Address X
For synching and importing Exchange Server addresses to Address Book.

For live html editing.

Webdeveloper toolbar for Firefox
Great tools. I couldn’t live without the EditCSS feature.

ycc2106 said on October 20, 2005 1:32 PM

This is my second comment.

I tried quicksilver after reading this, is there any keyboard shortcuts for the modules?

With Butler I chose to have 4 shortcuts for the last 4 clipboards, the rest is in a menubar. If I had better memory I could use more.
I noticed how much I need this…trying QS.

So I’m back with Butler!
It’s awsome! Thank you P.Maurer!

Have to add that it also does iTunes controller, IP, Adbook, bookmarks, custom sniplets…

Also you can choose to have anything docked or in a menubar…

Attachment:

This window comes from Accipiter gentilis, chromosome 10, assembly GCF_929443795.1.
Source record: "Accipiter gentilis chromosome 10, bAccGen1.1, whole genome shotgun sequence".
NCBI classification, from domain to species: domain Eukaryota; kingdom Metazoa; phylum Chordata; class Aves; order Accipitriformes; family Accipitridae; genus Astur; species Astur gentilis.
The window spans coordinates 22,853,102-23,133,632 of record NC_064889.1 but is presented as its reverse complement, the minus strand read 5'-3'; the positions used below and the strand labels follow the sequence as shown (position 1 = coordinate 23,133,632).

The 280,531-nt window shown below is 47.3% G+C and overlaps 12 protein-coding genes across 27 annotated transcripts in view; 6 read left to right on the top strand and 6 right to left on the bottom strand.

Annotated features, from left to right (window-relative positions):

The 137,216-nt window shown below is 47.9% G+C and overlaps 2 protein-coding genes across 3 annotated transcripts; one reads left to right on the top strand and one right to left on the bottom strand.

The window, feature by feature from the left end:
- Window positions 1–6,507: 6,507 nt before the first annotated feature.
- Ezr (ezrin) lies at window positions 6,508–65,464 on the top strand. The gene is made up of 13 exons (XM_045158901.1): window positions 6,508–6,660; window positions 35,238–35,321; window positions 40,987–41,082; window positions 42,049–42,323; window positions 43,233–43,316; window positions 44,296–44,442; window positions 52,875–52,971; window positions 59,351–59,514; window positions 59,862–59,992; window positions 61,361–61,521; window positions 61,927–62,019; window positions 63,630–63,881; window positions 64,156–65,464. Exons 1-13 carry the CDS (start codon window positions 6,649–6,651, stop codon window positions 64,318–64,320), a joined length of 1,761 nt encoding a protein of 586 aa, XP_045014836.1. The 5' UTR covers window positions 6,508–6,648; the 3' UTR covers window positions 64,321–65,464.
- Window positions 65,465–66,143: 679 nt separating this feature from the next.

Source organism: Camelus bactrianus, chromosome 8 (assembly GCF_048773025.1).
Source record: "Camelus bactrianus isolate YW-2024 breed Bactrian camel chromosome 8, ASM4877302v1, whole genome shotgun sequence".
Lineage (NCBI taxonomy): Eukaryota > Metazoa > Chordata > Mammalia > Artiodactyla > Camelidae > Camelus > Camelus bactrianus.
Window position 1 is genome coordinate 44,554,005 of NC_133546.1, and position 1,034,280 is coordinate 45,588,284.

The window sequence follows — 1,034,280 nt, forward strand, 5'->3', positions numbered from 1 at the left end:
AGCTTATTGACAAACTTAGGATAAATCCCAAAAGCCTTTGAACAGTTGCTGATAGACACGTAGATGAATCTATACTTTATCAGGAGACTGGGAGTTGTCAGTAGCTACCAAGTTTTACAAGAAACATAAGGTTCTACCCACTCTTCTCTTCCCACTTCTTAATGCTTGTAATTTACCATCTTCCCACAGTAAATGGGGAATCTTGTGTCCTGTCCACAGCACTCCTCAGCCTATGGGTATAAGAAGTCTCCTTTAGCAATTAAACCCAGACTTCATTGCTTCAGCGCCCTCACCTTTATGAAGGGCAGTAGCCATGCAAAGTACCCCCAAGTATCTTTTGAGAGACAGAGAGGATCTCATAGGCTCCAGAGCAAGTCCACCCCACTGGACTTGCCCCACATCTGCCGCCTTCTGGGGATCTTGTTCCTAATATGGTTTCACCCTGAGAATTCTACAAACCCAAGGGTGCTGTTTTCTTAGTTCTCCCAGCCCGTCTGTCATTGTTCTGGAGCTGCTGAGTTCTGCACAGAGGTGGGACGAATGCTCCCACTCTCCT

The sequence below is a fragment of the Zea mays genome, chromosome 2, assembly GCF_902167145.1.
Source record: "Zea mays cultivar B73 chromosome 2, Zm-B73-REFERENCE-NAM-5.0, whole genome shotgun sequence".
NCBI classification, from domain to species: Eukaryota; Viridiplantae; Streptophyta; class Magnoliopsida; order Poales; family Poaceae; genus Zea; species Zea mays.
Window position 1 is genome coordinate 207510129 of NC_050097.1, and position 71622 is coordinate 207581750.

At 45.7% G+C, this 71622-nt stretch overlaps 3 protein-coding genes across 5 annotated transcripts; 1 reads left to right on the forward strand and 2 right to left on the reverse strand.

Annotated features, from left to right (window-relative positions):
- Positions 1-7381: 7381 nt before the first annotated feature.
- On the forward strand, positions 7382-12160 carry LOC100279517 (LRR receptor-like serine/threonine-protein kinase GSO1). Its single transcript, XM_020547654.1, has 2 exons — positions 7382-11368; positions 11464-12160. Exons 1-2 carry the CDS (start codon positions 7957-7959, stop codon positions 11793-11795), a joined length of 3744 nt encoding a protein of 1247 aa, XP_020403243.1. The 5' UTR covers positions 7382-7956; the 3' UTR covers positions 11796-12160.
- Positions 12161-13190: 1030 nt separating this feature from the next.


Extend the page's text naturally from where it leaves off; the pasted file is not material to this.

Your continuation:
And is also free.

beth said on October 20, 2005 7:58 PM

I wish there were more useful freeware apps for Windows. I mean there’s a plethora of freeware, but none of it is so nicely designed as the Mac stuff. I do, however, enjoy Google Desktop.

_iconoclast said on October 21, 2005 2:31 PM

It constantly amazes me that (seemingly) most web designers use a totally different platform to develop on (Mac) to the one the vast majority of end users employ (Windows).

Can someone explain this apparent separation from reality?

selftitledstudio said on October 21, 2005 8:35 PM

Audio hijack!

will hijack the sound from any app running on your mac. meaning that you can record any real audio or WMP stream.

If you have a fav internet radio station you can now record it.

and rogueamoeba also has some other nifty apps.

Brian Cray said on October 23, 2005 11:32 PM

This is in no order:

1) CyberDuck: FTP program. Free, Easy, and does what it needs to.

2) TextWrangler: Perfect for web site programming.